that an independent body should appraise LIFT schemes "in
terms of value for money, in terms of whether the premises meet
the specifications and the needs of the community, whether the
service charges are exorbitant or whether the services actually
service the properties as they need to".
136. We were also surprised to learn that the first
six schemes were not pilot schemes and that the programme did
not provide for a pause whilst these were evaluated.
However, the Secretary of State made his position clear: "They
are not pilots. In fact I have announced the second wave today
of 12 further initiatives. We are just getting on and doing this".
Our surprise was shared by the BMA who believed that "common
sense would suggest that it might have been better to see the
outcome of the first six before rolling out others".
The NHS Alliance also thought that LIFT should be "piloted
in defined areas to begin with and rolled out nationally only
when there is clear evidence that it can provide value for money,
quality and equity".
Mr Coates explained that the first six schemes would be assessed
and that "a standard business case assessment will look at
both the numbers and the quality so that ultimately the prime
test will be what numbers come out and whether they are providing
value for money for the taxpayer".
137. We accept that the pre-LIFT mechanism would
often have involved private sector schemes, however we believe
that it would have been prudent to conclude the assessments of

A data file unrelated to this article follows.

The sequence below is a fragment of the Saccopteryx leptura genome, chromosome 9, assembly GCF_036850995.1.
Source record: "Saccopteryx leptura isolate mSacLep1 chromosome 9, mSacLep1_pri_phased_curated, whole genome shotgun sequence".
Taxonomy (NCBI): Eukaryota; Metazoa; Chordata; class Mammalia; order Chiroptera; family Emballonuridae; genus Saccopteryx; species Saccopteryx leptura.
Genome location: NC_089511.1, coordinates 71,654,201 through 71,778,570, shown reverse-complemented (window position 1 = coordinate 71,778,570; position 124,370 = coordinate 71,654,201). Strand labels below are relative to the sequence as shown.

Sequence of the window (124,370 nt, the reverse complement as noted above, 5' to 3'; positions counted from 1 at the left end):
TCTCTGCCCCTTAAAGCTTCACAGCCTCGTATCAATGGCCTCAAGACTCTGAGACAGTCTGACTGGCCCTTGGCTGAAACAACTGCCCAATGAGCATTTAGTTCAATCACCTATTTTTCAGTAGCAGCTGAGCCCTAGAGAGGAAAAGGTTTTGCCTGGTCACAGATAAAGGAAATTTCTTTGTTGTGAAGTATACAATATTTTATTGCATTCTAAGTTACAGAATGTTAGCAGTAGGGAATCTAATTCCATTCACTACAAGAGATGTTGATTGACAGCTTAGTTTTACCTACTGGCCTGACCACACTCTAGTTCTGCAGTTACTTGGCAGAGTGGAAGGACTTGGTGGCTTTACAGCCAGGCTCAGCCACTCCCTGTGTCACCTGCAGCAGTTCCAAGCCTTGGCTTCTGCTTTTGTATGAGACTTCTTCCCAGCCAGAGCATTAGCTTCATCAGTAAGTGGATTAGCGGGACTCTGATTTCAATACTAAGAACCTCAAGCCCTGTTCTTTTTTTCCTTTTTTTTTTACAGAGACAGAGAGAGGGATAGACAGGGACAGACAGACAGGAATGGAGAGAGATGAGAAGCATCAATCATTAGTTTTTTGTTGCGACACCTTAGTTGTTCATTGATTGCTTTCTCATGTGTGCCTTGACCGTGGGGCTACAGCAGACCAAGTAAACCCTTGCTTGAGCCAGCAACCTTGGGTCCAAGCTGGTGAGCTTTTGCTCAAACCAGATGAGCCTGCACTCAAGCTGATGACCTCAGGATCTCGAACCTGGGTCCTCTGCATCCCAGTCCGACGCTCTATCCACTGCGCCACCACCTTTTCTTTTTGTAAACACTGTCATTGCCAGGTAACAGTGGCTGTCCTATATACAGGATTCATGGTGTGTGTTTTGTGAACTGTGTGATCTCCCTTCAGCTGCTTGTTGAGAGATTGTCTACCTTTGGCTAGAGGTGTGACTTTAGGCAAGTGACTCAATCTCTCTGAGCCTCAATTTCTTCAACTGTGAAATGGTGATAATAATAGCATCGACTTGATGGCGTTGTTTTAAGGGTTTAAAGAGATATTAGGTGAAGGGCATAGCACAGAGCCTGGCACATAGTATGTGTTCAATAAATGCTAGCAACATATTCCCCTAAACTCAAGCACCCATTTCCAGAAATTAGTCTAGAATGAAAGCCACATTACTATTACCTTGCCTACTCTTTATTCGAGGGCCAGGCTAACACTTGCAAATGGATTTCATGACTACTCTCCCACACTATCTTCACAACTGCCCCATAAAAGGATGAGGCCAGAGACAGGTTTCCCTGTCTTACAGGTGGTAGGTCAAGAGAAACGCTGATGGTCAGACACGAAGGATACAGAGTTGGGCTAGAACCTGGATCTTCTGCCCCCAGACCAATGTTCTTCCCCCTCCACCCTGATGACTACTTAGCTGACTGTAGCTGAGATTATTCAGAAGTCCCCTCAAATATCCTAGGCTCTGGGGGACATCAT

the first six schemes before rolling out LIFT nationally. We recommend
that the Government undertakes a rapid assessment of the first
schemes, both in terms of value for money and service provision,
though we recognise the urgent need to refurbish the primary care
138. We recommend that health authorities should
be asked to prove that work has been carried out to show that
LIFT schemes have been considered in the context of integrated
strategic planning of healthcare assets. We recommend that the
business planning process for LIFT and acute hospital PFI schemes
should be required, at every stage, to take a whole systems approach,
that is, to look at the potential for an integrated local approach.
204 Ev 7. Back
Ev 7. Back
Ev 186; Ev 188. Back
Ev 300. Back
NHS Plan, paras 4.11 and 4.12. Back
Ev 8. Back
Public Private Partnerships in the NHS: Modernising Primary
Care in the NHS/ NHS Local Improvement Finance Trust (NHS LIFT). Back
Ev 7. Back
LIFT prospectus, p.20. Back
Ev 8. Partnerships UK is itself a PPP: it is 51 per cent owned
by the private sector and 49 per cent by the Treasury and the
Scottish Executive. Its corporate objective is to facilitate the
development of PPPs. Back
Ev 8. Back
Ev 8. Back
Ev 186. Back
Ev 8. Back
Ev 186. Back
Q787; Q789. Back
Ev 186. Back